Wednesday, February 5, 2014

How to take a test; any test

There are a few rules of thumb when it comes to taking tests. These rules are almost constant and really have no technical bearing to the tested information. However, where used logically, these tips will increase chances of correctly answering questions you might not fully know the answer to.

Here are some recommendations:

Tip #1 Stop studying at a reasonable time before the test. You know that time before a test when your  head is spinning and studying does nothing but confuse you. It's that time when looking at reference material is nothing more than white noise; it never makes it to your brain. Instead, take a break. Just as an athlete tapers down her training before a race, give your brain a break. An overloaded brain before an exam is just as detrimental as a tired and aching body before a race.

Tip #2  Take a few deep breaths before you get started. This will increase oxygen flow to your brain and help you concentrate. After all, you are going to be reading 110 questions and sorting through approximately 600 answers.

Tip #3  Read questions at a comfortable pace. Don't go too fast, you might overlook something.

Tip #4  Read carefully. Some answers may seem correct at first glance, but watch for traps, some answers aren't as they appear.

Tip #5  Be aware of questions with EXCEPT, NOT, UNLESS and other similar words. Where you usually look for the positive answer, these setups require opposite answers. Refer to tips 3 and 4 to make sure you don't get caught in this trap.

Tip #6  Don't read too much into questions. We can overanalyze anything. If you are confident with your answer, go with your gut. Don't talk yourself out of a positive answer.

Tip #7  Remember tip # 3, don't spend too much time on any one answer. Taking too long can jeopardize your test. Skip the question and come back to it later. Chances are, there are many, many answers upcoming that you can answer quickly and build your test taking confidence. Focusing on hard questions only shakes your confidence and ruins the timeline.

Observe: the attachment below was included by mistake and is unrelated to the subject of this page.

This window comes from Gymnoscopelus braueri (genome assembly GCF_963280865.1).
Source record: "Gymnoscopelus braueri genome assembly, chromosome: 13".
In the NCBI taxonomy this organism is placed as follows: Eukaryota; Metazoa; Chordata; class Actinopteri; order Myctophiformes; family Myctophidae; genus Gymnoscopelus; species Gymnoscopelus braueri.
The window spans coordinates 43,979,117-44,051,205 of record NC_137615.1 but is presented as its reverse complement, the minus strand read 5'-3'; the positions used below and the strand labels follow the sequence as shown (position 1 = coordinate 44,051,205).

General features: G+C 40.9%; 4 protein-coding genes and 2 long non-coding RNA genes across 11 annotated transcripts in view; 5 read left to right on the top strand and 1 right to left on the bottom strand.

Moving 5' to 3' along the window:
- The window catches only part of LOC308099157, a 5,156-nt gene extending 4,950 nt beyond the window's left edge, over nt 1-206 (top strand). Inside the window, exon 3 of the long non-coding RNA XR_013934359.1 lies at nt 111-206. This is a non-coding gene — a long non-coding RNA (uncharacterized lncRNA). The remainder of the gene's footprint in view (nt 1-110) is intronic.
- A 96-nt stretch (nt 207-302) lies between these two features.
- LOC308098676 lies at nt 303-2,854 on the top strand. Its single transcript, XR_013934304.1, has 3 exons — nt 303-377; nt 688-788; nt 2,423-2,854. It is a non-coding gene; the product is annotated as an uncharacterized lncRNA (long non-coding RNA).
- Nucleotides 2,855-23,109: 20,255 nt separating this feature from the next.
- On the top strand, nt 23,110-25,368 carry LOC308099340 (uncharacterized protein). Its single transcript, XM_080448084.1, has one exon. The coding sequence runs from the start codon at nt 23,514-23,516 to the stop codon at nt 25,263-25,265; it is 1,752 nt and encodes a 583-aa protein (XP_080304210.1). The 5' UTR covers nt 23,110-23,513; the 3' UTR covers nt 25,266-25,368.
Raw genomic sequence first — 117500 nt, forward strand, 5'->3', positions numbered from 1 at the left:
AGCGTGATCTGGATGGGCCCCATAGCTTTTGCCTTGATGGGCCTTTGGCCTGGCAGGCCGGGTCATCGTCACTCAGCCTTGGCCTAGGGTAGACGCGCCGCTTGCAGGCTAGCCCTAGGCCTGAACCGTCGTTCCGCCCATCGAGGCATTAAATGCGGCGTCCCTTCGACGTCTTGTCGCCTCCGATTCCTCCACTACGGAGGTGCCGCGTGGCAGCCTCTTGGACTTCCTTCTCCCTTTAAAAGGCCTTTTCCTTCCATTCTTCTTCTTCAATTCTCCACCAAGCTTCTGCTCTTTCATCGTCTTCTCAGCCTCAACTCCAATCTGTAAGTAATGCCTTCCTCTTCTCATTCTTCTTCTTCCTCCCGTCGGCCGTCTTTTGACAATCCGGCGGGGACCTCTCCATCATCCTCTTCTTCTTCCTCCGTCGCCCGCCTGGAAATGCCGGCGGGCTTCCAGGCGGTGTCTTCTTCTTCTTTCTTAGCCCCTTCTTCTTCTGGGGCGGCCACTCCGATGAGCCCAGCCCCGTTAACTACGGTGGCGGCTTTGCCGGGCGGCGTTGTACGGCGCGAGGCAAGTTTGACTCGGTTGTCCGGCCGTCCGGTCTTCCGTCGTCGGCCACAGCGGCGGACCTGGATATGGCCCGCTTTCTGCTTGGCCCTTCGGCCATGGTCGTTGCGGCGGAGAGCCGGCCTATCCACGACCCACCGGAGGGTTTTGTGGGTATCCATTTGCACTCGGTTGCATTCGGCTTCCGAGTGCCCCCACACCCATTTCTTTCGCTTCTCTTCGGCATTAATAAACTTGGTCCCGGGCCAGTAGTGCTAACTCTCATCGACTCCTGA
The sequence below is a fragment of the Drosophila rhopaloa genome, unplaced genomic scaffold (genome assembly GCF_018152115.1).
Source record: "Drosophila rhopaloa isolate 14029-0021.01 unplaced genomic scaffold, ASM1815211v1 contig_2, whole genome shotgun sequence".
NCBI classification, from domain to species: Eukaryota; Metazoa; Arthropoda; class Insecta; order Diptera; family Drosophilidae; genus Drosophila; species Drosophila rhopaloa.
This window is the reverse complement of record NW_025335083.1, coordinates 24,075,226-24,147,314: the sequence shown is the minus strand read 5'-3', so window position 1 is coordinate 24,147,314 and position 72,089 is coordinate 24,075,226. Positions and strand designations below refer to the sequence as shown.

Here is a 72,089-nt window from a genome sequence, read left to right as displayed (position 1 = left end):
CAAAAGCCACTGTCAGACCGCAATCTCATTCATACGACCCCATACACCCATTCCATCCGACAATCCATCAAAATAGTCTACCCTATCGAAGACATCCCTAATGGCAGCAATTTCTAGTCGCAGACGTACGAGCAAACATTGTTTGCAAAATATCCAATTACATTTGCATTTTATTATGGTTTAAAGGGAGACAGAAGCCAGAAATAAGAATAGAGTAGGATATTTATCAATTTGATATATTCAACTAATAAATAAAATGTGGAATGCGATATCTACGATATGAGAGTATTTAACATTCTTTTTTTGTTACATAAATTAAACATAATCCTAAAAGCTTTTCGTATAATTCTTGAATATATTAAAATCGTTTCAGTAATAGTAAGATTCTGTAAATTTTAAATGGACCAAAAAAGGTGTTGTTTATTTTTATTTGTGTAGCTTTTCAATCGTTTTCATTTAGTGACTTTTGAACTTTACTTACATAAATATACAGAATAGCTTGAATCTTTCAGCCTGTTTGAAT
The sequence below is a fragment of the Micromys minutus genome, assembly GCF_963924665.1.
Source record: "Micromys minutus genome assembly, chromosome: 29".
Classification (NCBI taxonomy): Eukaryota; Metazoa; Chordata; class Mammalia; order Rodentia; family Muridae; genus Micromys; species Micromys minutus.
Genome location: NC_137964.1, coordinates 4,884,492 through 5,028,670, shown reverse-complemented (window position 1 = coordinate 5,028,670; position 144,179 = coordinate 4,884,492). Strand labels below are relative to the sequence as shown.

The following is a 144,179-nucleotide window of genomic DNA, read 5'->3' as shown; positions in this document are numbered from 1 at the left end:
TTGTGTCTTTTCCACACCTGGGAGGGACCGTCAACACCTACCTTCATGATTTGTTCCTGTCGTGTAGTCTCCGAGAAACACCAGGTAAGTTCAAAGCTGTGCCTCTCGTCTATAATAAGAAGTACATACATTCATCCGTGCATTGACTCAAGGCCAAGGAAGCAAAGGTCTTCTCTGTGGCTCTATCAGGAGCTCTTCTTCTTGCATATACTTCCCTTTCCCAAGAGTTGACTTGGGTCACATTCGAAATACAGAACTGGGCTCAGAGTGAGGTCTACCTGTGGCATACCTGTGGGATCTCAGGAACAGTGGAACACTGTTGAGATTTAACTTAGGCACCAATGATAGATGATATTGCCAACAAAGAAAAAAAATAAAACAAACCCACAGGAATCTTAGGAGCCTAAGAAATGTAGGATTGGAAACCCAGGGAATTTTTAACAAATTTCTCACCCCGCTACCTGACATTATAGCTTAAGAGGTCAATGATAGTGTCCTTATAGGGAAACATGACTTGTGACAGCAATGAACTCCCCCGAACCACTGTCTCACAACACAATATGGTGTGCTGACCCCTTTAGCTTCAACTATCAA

Tip #8  Can't answer the question? Try to illuminate dumb answers. C'mon, there will be at least one and if you're lucky, two to three really dumb answers. If you have 5 answers and you can throw out three questions, the process of illumination gives you a 60% chance of picking the right answer.

Tip #9 - I read once that you should treat each answer as a separate true or false question. I haven't tried this technique, but it just might work.

Remember, the ISP Certification exam is an online, open resource, searchable exam. There are lots of opportunities to pick the right answer. Use these 8 tips to get you started. For more information, see our book, Red Bike Publishing's Unofficial Guide to ISP Certification.

Jeffrey W. Bennett, ISP is the owner of Red Bike Publishing Red Bike Publishing . He regularly consults, presents security training, and recommends export compliance and intellectual property protection countermeasures. He is an accomplished writer of non-fiction books, novels and periodicals. Jeff is an expert in security and has written many security books including: "Insider's Guide to Security Clearances" and "DoD Security Clearances and Contracts Guidebook", "ISP Certification-The Industrial Security Professional Exam Manual", and NISPOM/FSO Training".

No comments: